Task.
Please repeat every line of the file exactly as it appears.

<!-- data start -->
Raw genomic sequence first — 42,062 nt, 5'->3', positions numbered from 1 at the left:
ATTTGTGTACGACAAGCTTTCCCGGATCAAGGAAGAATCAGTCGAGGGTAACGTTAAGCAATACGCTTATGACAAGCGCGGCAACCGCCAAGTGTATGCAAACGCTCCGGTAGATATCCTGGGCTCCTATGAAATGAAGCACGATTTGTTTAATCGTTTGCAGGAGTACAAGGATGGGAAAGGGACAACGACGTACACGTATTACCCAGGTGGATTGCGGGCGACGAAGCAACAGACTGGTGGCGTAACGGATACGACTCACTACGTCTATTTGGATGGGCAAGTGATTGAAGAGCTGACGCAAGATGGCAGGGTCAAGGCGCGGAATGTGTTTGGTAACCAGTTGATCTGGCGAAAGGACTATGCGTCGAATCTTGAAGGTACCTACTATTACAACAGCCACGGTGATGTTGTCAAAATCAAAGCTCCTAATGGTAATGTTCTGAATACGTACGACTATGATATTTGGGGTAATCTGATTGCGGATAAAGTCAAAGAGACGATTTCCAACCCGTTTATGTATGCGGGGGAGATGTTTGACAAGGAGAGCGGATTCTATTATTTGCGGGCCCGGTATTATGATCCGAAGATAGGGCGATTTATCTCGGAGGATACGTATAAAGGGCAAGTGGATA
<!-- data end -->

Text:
Raw genomic sequence first — 42,062 nt, 5'->3', positions numbered from 1 at the left:
ATTTGTGTACGACAAGCTTTCCCGGATCAAGGAAGAATCAGTCGAGGGTAACGTTAAGCAATACGCTTATGACAAGCGCGGCAACCGCCAAGTGTATGCAAACGCTCCGGTAGATATCCTGGGCTCCTATGAAATGAAGCACGATTTGTTTAATCGTTTGCAGGAGTACAAGGATGGGAAAGGGACAACGACGTACACGTATTACCCAGGTGGATTGCGGGCGACGAAGCAACAGACTGGTGGCGTAACGGATACGACTCACTACGTCTATTTGGATGGGCAAGTGATTGAAGAGCTGACGCAAGATGGCAGGGTCAAGGCGCGGAATGTGTTTGGTAACCAGTTGATCTGGCGAAAGGACTATGCGTCGAATCTTGAAGGTACCTACTATTACAACAGCCACGGTGATGTTGTCAAAATCAAAGCTCCTAATGGTAATGTTCTGAATACGTACGACTATGATATTTGGGGTAATCTGATTGCGGATAAAGTCAAAGAGACGATTTCCAACCCGTTTATGTATGCGGGGGAGATGTTTGACAAGGAGAGCGGATTCTATTATTTGCGGGCCCGGTATTATGATCCGAAGATAGGGCGATTTATCTCGGAGGATACGTATAAAGGGCAAGTGGATA